Agency workers deal gives them rights after 12 weeks

A landmark deal on the rights of agency workers has been agreed between the government, employers and trade unions.






WarningUpdate: The Agency Workers Regulations 2010 come into force on 1 October 2011.

The “agency workers deal” mentioned in this article has led to the introduction of the Agency Workers Regulations 2010.

Find out more about the regulations on our dedicated agency workers page, or use the resources below.



Temporary and agency workers in the UK will receive equal treatment after 12 weeks employment. They will be entitled to the same pay as permanent workers, but not to sick pay or pension rights.

There are estimated to be about 1.4 million agency workers in the UK.

Business secretary John Hutton said: “This is the right deal for Britain. Today’s agreement achieves our twin objectives of flexibility for British employers and fairness for workers. It will give people a fair deal at work without putting their jobs at risk or cutting off a valuable route into employment.”

The CBI said the deal was “the least worst outcome available” for employers.

The government is to consult on mechanisms for resolving disputes regarding the definition of equal treatment and compliance with the new rules. It will also look at anti-avoidance measures, in particular in how it treats repeat contracts for the same worker.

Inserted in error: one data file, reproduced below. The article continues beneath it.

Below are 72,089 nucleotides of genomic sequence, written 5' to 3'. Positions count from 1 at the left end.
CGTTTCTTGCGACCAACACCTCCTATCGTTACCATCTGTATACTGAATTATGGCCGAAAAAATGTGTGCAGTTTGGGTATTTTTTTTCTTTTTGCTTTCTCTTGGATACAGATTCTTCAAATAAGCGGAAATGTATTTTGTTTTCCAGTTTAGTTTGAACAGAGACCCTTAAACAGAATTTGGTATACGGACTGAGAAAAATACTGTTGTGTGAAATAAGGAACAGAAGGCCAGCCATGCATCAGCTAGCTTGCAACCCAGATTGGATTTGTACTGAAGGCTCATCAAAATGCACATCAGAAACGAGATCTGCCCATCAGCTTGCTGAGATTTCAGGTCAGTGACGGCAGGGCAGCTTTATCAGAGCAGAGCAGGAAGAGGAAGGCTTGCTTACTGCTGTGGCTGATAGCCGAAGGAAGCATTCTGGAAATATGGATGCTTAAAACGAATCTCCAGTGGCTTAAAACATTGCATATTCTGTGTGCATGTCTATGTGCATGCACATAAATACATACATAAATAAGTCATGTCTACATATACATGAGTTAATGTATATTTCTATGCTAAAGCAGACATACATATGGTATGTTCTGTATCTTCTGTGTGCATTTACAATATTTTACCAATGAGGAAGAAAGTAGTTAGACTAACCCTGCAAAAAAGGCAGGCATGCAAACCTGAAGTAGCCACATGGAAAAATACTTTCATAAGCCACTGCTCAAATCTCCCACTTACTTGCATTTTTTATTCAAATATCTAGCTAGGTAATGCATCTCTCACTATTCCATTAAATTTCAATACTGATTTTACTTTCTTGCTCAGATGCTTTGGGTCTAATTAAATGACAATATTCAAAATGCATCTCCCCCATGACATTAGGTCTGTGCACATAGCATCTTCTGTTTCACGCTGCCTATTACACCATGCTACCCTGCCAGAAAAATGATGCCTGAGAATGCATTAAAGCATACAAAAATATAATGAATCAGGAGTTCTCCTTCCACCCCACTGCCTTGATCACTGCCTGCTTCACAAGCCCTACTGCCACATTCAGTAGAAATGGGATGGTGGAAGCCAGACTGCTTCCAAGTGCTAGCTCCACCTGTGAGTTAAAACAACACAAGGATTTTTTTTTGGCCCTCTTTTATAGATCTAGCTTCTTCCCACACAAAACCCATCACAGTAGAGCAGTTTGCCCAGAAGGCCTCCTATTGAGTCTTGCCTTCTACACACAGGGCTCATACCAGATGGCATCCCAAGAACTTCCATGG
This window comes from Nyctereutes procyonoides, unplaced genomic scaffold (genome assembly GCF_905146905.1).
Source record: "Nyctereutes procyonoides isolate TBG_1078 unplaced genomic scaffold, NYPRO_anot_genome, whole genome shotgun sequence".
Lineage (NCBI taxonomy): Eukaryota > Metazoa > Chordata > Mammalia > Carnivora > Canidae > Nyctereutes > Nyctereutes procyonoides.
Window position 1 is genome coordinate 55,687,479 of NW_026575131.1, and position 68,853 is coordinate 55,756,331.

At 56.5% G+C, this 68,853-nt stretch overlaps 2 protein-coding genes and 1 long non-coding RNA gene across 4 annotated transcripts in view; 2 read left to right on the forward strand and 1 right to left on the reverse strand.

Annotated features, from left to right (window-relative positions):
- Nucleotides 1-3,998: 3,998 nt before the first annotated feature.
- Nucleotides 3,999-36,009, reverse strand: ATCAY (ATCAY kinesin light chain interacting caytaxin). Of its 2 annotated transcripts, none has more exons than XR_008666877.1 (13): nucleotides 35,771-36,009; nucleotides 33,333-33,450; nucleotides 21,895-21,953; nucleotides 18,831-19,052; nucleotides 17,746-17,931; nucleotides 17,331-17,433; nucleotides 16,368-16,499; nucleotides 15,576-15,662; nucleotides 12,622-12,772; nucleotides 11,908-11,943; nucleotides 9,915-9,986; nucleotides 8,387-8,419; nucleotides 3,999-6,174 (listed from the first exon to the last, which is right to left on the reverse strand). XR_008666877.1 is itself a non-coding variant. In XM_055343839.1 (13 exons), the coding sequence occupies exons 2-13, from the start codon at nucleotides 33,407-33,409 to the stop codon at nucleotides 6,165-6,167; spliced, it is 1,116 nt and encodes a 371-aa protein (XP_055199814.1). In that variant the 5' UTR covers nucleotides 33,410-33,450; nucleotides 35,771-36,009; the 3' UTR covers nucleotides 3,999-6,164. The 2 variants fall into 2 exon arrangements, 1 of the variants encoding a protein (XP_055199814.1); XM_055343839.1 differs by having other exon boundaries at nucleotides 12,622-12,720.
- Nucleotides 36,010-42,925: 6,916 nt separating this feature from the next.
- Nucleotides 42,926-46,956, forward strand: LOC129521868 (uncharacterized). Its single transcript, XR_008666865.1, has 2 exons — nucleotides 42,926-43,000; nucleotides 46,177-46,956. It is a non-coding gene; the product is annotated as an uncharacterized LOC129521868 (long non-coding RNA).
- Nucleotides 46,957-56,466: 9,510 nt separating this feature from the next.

The government said it would now try to reach a deal at European level. Subject to that, the new laws could be introduced in the UK as early as next April.

The deal could also allow the UK to keep its opt-out from the Working Time Directive, which has come under increasing pressure from the EU.

John Cridland, CBI deputy director-general, said: “There has been a major risk of damaging legislation coming from Brussels, and the CBI has judged that the government’s proposals represent the least worst outcome available for British business.

“Half of agency assignments will be unaffected as they last less than 12 weeks – protecting businesses’ ability to deal with peaks and troughs in demand and shorter-term staff absences. And while pay is covered, occupational benefits that recognise the long-term relationship permanent staff have with an employer, like sick pay and pensions, are rightly excluded.”

In the following clip, employment lawyer Nicola Johnston explains just how far agency workers’ rights will go.


 

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